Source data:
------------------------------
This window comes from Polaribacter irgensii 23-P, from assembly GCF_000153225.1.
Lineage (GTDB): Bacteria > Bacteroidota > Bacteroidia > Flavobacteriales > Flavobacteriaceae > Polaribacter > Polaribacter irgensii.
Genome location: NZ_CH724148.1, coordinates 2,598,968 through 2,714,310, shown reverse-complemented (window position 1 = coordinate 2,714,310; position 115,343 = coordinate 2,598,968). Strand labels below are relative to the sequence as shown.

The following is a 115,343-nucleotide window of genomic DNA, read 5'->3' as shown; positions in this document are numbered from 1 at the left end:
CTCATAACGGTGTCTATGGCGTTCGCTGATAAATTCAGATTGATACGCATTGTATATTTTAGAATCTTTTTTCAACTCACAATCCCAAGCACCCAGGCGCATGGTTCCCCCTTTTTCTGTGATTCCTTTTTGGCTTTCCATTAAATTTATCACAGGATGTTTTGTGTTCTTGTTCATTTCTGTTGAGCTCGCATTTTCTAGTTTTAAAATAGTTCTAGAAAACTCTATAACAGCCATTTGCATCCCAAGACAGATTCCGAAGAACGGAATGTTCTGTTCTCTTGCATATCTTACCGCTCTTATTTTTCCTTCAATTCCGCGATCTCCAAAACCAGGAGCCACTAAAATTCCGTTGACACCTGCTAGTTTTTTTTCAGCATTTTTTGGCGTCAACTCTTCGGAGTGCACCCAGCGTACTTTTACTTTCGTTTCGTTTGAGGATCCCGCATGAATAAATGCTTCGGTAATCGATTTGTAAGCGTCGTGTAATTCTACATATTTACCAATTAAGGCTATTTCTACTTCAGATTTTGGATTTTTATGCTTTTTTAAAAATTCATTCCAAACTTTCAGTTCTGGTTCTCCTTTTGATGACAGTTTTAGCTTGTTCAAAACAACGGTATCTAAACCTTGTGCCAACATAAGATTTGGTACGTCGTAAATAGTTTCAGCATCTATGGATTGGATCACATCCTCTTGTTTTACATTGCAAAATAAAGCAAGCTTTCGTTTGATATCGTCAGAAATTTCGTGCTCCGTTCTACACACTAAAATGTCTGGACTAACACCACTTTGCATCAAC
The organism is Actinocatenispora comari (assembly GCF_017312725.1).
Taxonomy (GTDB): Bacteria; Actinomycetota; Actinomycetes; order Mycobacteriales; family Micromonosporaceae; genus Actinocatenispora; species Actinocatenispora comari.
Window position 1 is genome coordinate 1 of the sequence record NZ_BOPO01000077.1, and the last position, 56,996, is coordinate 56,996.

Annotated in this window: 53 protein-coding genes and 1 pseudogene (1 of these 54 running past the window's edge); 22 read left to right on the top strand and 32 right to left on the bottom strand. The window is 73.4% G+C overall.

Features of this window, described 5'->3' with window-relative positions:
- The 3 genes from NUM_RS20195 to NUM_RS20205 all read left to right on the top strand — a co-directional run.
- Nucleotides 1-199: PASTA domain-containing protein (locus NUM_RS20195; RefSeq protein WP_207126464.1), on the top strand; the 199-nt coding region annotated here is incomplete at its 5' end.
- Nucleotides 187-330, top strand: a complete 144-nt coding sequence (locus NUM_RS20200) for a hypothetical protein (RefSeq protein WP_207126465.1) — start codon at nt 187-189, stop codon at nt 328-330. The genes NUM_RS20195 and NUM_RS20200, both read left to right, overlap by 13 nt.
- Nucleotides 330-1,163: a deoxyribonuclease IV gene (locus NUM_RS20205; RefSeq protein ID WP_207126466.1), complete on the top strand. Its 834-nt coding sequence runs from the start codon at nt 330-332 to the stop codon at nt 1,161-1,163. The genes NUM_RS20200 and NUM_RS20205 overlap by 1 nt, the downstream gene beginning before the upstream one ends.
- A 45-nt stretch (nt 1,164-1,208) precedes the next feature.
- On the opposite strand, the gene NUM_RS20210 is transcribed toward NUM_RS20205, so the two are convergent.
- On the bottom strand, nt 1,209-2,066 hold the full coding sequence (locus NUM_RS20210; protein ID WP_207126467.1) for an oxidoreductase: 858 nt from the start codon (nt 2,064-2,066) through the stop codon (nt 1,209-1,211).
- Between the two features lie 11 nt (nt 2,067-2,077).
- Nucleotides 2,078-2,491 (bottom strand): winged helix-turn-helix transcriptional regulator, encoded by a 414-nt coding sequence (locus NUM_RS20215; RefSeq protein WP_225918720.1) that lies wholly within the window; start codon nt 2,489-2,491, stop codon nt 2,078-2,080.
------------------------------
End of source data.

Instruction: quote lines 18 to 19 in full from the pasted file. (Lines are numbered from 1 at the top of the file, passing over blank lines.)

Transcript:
- Between the two features lie 11 nt (nt 2,067-2,077).
- Nucleotides 2,078-2,491 (bottom strand): winged helix-turn-helix transcriptional regulator, encoded by a 414-nt coding sequence (locus NUM_RS20215; RefSeq protein WP_225918720.1) that lies wholly within the window; start codon nt 2,489-2,491, stop codon nt 2,078-2,080.